Sequence stratigraphy, diagenesis and mechanical behavior of the Glen Rose Formation at Canyon Lake Gorge, Comal County, Texas

dc.contributor.advisorGodet, Alexis M.
dc.contributor.authorBridges, Chase E.
dc.contributor.committeeMemberSuarez, Marina
dc.contributor.committeeMemberYoung, David
dc.date.accessioned2024-02-09T19:27:17Z
dc.date.available2024-02-09T19:27:17Z
dc.date.issued2015
dc.descriptionThis item is available only to currently enrolled UTSA students, faculty or staff. To download, navigate to Log In in the top right-hand corner of this screen, then select Log in with my UTSA ID.
dc.description.abstractDuring the Albian stage (104 to 110 Ma), intertropical conditions allowed the development of a broad carbonate platform along the northern margin of the proto-Gulf of Mexico. Carbonate-rich sediments were deposited in various environments belonging to the shallow marine realm. Their production is mostly controlled by the type and efficiency of benthic ecosystems. In 2002, a major flooding exposed a 63m-thick carbonate succession belonging to the Glen Rose Formation in Canyon Lake Gorge, located northwest of San Antonio. The deposition of these rocks in shallow-water environments facilitated their subaerial exposure during times of low sea-level. Consequently, weathering due to their interaction with freshwater ensued. Diagenetic modifications comprise dissolution and early cementation promoting the early lithification of carbonate sediments. With this study, we aim to highlight a potential link between the sequence stratigraphy, geochemistry and the mechanical behavior of carbonate rocks of the Glen Rose Formation, using microfacies and diagenetic history to confirm the results. Identification of the standard microfacies characteristic of this formation is assessed by the petrographic analysis of acetate peels, further complemented by cathodoluminescence microscopy performed on selected thin sections. Sequence stratigraphy helps to pinpoint the stratigraphic location of subaerially exposed surfaces, which may thus exhibit post-depositional modifications. Carbon and oxygen isotopic analyses are used to complement sequence stratigraphic analysis; chemostratigraphic correlation with biostratigraphically-constrained series refines the dating of the Glen Rose Formation at Canyon Lake Gorge to 108-110 Ma. Fracturing potential is examined using a Schmidt hammer, assessing various geomechanical properties and especially the stiffness of the rock samples. Microfacies type and degree of cementation seems to be the main controlling factors.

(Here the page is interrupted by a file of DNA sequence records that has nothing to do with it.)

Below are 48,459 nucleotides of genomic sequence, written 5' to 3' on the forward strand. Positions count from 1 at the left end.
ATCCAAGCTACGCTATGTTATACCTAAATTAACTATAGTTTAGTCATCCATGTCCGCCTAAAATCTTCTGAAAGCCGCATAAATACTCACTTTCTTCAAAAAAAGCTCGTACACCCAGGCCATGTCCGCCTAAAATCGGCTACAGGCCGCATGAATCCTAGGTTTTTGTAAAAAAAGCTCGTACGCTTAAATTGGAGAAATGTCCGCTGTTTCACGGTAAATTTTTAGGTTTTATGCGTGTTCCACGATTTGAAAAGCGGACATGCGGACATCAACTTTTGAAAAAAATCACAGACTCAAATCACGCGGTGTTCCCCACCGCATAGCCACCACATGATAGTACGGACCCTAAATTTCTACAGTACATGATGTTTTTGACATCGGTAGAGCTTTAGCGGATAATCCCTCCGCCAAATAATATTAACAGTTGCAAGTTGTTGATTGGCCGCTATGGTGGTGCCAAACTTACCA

dc.description.departmentGeosciences
dc.format.extent81 pages
dc.format.mimetypeapplication/pdf
dc.identifier.isbn9781339034041
dc.identifier.urihttps://hdl.handle.net/20.500.12588/2851
dc.languageen
dc.subjectAlbian stage
dc.subjectBroad carbonate platform
dc.subjectGlen Rose Formation
dc.subject.classificationGeology
dc.subject.classificationSedimentary geology
dc.subject.classificationGeological engineering
dc.subject.lcshFormations (Geology) -- Texas -- Comal County
dc.subject.lcshGeology, Stratigraphic -- Cretaceous
dc.subject.lcshCarbonate rocks -- Texas -- Comal County -- Analysis
dc.subject.lcshDiagenesis -- Texas -- Comal County
dc.subject.lcshCementation (Petrology)
dc.titleSequence stratigraphy, diagenesis and mechanical behavior of the Glen Rose Formation at Canyon Lake Gorge, Comal County, Texas
dc.typeThesis
dc.type.dcmiText
dcterms.accessRightspq_closed
thesis.degree.departmentGeosciences
thesis.degree.grantorUniversity of Texas at San Antonio
thesis.degree.levelMasters
thesis.degree.nameMaster of Science

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